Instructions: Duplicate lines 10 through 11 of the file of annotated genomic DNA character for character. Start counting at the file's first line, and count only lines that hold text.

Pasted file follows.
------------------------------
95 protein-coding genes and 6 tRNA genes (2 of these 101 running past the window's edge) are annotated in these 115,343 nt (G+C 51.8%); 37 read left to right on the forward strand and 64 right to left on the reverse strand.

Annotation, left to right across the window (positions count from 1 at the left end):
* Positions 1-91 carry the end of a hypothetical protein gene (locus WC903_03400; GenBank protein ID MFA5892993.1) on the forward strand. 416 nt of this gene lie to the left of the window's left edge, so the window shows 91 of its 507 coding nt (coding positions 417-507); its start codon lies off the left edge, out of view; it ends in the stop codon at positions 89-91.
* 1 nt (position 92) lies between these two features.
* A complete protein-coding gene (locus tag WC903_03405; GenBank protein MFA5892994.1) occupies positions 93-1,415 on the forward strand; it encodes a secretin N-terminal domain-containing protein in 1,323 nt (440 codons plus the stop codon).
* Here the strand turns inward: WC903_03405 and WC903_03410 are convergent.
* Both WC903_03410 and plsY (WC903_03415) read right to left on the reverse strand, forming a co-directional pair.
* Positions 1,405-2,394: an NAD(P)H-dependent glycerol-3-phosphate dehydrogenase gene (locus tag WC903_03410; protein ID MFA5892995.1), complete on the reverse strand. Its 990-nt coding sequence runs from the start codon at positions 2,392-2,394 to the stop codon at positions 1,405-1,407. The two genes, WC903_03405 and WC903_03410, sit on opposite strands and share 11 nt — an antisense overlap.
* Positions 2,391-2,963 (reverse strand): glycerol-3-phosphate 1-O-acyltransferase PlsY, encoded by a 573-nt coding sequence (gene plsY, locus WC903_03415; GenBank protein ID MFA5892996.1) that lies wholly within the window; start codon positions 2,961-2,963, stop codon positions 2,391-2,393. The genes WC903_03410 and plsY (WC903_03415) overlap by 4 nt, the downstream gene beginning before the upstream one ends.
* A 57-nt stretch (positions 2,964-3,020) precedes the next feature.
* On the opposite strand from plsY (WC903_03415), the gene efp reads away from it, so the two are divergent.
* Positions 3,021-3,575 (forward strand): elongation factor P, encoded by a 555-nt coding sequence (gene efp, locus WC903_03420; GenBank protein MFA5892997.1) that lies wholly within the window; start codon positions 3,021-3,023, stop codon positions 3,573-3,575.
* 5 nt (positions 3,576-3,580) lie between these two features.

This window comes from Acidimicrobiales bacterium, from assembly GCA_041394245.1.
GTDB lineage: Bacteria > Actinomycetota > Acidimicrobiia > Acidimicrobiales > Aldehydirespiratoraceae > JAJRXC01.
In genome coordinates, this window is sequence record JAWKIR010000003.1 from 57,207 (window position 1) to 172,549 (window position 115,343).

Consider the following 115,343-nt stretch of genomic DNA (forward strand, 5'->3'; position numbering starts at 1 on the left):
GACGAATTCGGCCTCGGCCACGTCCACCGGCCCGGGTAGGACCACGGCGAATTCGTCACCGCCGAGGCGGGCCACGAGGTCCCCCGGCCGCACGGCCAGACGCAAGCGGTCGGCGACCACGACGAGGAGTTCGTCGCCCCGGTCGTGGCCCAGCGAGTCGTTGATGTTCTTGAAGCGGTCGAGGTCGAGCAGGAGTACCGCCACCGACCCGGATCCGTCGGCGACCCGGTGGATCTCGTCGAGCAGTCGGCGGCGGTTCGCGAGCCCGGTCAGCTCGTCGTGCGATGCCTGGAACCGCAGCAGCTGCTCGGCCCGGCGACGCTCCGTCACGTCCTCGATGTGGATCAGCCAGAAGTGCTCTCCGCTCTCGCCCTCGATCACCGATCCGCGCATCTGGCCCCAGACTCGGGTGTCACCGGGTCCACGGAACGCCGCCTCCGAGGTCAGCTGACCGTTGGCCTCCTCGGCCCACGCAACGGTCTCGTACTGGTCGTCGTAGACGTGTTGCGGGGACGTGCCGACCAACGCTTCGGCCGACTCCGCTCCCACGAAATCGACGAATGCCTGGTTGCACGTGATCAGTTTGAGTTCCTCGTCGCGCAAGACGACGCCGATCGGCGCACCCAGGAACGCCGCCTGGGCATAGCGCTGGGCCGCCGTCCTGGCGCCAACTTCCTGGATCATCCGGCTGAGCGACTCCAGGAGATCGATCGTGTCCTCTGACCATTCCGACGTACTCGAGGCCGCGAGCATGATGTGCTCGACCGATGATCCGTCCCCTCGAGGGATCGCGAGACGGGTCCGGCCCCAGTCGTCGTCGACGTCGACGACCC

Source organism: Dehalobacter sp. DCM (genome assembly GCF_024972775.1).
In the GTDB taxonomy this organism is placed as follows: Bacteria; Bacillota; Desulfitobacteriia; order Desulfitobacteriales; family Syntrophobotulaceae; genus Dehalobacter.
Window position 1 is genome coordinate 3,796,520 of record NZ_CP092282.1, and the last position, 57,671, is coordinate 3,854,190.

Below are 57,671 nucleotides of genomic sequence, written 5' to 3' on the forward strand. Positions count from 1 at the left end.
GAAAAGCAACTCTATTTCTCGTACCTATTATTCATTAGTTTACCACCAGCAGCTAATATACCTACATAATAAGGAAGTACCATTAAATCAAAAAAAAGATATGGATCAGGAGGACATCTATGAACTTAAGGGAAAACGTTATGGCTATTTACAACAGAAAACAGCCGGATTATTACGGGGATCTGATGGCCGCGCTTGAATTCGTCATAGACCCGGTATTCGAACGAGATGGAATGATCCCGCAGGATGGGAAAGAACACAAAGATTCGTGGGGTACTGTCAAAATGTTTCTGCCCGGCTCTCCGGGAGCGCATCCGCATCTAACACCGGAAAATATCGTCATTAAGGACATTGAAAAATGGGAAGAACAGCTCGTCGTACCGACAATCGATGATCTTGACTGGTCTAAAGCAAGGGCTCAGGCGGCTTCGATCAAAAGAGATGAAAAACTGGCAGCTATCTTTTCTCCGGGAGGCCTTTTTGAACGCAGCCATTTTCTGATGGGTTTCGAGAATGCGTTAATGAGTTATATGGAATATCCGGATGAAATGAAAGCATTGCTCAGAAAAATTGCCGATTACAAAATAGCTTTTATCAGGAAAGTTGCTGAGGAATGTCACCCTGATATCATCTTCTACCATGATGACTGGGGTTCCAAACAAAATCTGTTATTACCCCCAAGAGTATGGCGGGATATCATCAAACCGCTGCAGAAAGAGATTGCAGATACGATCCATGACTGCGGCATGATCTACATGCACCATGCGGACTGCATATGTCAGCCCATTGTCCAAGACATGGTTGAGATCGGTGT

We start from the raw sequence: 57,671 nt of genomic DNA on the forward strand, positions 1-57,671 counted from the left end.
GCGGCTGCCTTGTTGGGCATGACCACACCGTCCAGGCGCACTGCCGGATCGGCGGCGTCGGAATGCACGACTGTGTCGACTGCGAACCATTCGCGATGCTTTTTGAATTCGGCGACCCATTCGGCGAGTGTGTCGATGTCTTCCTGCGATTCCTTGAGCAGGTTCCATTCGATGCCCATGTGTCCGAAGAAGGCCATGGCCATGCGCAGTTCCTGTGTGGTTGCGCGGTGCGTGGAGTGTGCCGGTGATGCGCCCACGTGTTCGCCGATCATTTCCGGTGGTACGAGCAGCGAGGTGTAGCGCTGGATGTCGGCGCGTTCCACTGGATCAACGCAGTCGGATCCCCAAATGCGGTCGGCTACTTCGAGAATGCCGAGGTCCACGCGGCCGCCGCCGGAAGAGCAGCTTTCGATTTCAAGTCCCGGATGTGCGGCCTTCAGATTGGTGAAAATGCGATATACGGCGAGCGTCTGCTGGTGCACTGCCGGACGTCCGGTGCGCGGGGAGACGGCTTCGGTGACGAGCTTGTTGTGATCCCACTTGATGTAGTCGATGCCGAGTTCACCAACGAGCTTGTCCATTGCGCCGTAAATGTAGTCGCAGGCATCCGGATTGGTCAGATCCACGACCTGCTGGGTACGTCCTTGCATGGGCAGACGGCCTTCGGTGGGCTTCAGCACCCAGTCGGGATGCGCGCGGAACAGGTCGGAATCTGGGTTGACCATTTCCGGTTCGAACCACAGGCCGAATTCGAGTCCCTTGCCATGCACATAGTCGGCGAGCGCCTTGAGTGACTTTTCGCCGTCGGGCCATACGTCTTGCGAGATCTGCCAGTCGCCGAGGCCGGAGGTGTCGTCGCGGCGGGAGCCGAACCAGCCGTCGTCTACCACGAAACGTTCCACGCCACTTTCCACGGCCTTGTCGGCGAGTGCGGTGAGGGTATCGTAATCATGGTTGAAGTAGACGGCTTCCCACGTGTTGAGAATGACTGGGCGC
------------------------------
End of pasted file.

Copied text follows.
* A 57-nt stretch (positions 2,964-3,020) precedes the next feature.
* On the opposite strand from plsY (WC903_03415), the gene efp reads away from it, so the two are divergent.